I Wouldn't Be In Your Shoes (1948)

Film noir tropes, jokes, styles, flavours and fashions aplenty are the reward for watching I Wouldn't Be In Your Shoes, a 1948 noir with a heart. 

It's got humour too, and a fairly silly story, but it's delightful how much could be shoe-horned into 71 minutes of silver screen entertainment, at the height of the film noir era.

Two of the best tropes include the wifelet seeker hero, a staple of the early genre; and the falsely accused heel. He's hapless too, and actually quite hatless for noir.

Although the hero of this noir - Tom J Quinn, played by the relatively obscure Don Castle - works with his feet. So hapless and hatless he rides to his fate, a film noir heel nonetheless, with the solid backing of a good woman.

He's a dancer and this is a film noir of shoes, a graspable premise, summed up as: Vaudeville dancer Tom Quinn (Castle) is convicted for murder after his shoe prints are found at the scene of the crime. His wife Ann (Knox) follows the trail of clues to the real killer.

If film noir ever did anything, it furnished us with surprises; small turns we weren't expecting, both in the stories, but more importantly in the photography and other mis en scene. Certainly the heavily darkened lamp-lit fun of film noir is present.

In fact the fun is kind of typified by the title card which features a paid of dancing shoes, hanging from a noose. Once inside the world brought on by this artistic apparition, we don't leave, but twist through the darkness too.

Interrogation in film noir, 1940s style
I Wouldn't Be In Your Shoes (1948)

Twist through the corn, also maybe, as Tom Quinn flings his shoes at a bawling cat, his back yard taking on the momentary magic of Rear Window. Twists through the mania as the real killer is subtly revealed.

The love of a smart gal in film noir, 1940s style
I Wouldn't Be In Your Shoes (1948)

Be teased through the dancing school, which doubles as pick-up joint and wonder at the tall and squint couple of cops who do their duty well; cause we know that the real killer will be found.

Hollywood still makes the movies with the who was the real killer? hook; but it doesn't do the wifelet-seeker hero.

This being film noir, the action lands and concludes behind bars. The behind bars scenes of I Wouldn't be in Your Shoes are among the best.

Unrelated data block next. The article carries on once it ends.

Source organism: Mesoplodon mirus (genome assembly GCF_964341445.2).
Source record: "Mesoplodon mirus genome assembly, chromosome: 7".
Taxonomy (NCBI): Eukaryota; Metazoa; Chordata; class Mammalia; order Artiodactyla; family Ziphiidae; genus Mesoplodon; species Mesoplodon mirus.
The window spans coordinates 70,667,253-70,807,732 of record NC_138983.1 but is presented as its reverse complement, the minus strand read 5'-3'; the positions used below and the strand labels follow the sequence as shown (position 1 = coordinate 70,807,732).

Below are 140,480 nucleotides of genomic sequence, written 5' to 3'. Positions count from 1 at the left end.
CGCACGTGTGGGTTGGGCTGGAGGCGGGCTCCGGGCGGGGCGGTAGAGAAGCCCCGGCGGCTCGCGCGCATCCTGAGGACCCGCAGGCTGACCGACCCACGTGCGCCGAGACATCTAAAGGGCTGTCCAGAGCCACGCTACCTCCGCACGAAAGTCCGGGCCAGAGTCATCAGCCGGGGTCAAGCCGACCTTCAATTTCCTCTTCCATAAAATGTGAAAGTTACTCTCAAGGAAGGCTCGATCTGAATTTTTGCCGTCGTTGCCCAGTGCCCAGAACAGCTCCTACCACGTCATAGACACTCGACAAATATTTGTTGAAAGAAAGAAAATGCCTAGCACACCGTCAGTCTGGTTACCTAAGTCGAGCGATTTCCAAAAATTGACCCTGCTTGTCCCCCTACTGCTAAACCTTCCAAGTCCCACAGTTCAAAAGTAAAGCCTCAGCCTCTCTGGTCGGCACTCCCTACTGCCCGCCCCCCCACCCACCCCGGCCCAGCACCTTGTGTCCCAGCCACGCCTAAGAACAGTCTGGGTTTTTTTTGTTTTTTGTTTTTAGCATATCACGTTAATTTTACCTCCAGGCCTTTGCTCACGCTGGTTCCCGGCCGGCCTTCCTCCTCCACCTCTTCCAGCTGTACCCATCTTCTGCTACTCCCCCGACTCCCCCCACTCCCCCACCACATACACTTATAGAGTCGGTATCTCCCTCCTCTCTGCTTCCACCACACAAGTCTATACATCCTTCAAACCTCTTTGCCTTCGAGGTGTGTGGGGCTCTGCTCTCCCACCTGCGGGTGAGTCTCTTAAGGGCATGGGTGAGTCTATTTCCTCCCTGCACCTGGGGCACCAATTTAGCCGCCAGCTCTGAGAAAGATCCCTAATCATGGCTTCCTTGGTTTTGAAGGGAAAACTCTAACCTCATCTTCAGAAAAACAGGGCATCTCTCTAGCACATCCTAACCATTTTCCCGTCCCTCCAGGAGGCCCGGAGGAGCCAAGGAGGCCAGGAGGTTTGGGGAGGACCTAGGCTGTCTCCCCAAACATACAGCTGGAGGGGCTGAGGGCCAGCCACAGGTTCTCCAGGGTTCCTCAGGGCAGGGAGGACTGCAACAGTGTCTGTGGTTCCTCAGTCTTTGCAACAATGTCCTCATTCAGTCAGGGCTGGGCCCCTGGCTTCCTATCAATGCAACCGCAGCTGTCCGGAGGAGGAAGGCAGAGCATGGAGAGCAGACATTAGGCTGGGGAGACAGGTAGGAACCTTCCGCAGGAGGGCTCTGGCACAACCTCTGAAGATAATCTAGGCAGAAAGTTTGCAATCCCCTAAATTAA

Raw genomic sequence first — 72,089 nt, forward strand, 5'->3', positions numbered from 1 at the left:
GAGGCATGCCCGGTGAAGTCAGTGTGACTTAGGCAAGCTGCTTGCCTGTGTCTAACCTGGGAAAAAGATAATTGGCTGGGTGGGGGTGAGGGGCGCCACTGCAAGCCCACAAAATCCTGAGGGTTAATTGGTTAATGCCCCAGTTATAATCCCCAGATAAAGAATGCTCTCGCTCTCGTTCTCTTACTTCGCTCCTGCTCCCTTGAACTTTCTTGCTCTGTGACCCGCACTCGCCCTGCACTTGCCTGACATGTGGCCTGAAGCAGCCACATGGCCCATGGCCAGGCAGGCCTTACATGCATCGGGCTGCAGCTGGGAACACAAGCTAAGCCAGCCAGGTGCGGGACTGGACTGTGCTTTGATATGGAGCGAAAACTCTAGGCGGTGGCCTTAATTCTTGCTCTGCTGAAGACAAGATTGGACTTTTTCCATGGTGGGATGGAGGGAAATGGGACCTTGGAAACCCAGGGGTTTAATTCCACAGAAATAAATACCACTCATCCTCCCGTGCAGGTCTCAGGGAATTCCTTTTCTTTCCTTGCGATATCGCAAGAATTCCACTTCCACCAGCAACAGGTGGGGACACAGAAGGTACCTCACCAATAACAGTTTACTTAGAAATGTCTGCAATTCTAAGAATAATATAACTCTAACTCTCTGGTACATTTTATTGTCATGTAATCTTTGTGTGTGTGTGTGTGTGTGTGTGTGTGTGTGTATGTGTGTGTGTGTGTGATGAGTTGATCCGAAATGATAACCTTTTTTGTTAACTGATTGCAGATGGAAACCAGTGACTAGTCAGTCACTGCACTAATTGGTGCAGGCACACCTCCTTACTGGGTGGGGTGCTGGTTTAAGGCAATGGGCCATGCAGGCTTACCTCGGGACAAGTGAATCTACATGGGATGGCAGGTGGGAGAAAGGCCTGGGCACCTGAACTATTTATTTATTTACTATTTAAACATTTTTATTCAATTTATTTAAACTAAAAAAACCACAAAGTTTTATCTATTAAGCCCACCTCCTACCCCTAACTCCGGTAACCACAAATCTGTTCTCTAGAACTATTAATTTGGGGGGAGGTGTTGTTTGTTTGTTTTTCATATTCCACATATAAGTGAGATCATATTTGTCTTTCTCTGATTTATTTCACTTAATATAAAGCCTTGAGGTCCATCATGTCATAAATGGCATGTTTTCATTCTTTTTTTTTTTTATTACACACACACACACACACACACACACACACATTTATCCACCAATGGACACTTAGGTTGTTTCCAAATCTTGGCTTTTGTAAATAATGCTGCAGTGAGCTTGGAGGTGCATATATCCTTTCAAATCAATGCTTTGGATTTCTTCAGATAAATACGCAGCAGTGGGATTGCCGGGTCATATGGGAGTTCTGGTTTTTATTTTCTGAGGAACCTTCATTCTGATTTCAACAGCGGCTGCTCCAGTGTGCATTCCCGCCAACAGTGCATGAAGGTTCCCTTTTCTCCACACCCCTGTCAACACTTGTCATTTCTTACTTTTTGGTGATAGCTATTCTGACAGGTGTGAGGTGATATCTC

What's great about the prison scenes is the artistry, and are so good that I wouldn't be in Your Shoes could earn a classification as a prison movie. Of course the movie is in flashback, making I wouldn't Be In Your Shoes noir squared, because it is not only framed by prison, but also set within flashback.


Elyse Knox holding the show together in
I Wouldn't Be In Your Shoes (1948)

Certainly I Wouldn't Be In Your Shoes is also a Death Row Movie. I Wouldn't be in Your Shoes lives on the mile, and we meet the characters of the mile. One of the Death Row inmates has a gramophone in his cell; that might not be so strange but what is strange is that it is the only thing in his sell. He doesn't even have any records; just the one disc on his turntable.


Death Row vignettes in I Wouldn't Be In Your Shoes (1948)

The wifelet seeker hero so beloved of the early style is a women who takes up the reins of the investigation into her man, who is falsely accused. She is called wifelet perhaps unfairly; it signifies that she is still relegated however, even when and if she is the hero.

These are still great roles and multi-dimensional, and among the best roles of the 1940s. Compared to a Western, musical, comedy or drama, even in the seeker hero, film noir had the best roles for women in Hollywood.

In the seeker hero role, this female will usually at a late stage come face to face with the peril; in I Wouldn't be in Your Shoes, Elyse Knox who plays Ann, is largely seen acting with her husband, as in the flashback (within prison). So, given this plays in a delightfully tight 71 minutes, we do see her both on her own, and in flashback with Tom.

The fun 40s in film noir
I Wouldn't Be In Your Shoes (1948)

The villain is neatly concealed in plain view, although the best reveal is what a piece of shit he really is! 

Elyse Knox is indeed brought to that place of peril, and plays an ambiguous character, adding so much to this movie, certainly being the focus of the screen at all moments she is on it. She does play the seeker, and is of course sadly a wifelet at heart, or had to be, because this is the 1940s. But crucially, and most delightfully of all, she is not seen in that common domestic role, even though a lot of the action is set in their happy home.